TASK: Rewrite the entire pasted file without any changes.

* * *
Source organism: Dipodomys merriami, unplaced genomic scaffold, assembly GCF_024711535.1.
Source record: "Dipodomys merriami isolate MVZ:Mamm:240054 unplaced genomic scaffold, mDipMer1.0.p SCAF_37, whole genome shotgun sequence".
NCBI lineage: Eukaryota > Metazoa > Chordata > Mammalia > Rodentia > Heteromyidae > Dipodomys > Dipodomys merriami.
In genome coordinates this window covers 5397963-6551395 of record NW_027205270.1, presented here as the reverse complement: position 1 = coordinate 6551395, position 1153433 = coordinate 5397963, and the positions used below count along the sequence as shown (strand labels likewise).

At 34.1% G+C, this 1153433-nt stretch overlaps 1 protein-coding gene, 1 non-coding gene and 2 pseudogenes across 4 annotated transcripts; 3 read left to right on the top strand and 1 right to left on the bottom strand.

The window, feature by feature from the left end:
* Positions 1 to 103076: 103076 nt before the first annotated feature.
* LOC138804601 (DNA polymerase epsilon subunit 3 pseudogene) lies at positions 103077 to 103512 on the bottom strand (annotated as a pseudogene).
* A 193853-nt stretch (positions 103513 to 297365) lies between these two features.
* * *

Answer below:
Source organism: Dipodomys merriami, unplaced genomic scaffold, assembly GCF_024711535.1.
Source record: "Dipodomys merriami isolate MVZ:Mamm:240054 unplaced genomic scaffold, mDipMer1.0.p SCAF_37, whole genome shotgun sequence".
NCBI lineage: Eukaryota > Metazoa > Chordata > Mammalia > Rodentia > Heteromyidae > Dipodomys > Dipodomys merriami.
In genome coordinates this window covers 5397963-6551395 of record NW_027205270.1, presented here as the reverse complement: position 1 = coordinate 6551395, position 1153433 = coordinate 5397963, and the positions used below count along the sequence as shown (strand labels likewise).

At 34.1% G+C, this 1153433-nt stretch overlaps 1 protein-coding gene, 1 non-coding gene and 2 pseudogenes across 4 annotated transcripts; 3 read left to right on the top strand and 1 right to left on the bottom strand.

The window, feature by feature from the left end:
* Positions 1 to 103076: 103076 nt before the first annotated feature.
* LOC138804601 (DNA polymerase epsilon subunit 3 pseudogene) lies at positions 103077 to 103512 on the bottom strand (annotated as a pseudogene).
* A 193853-nt stretch (positions 103513 to 297365) lies between these two features.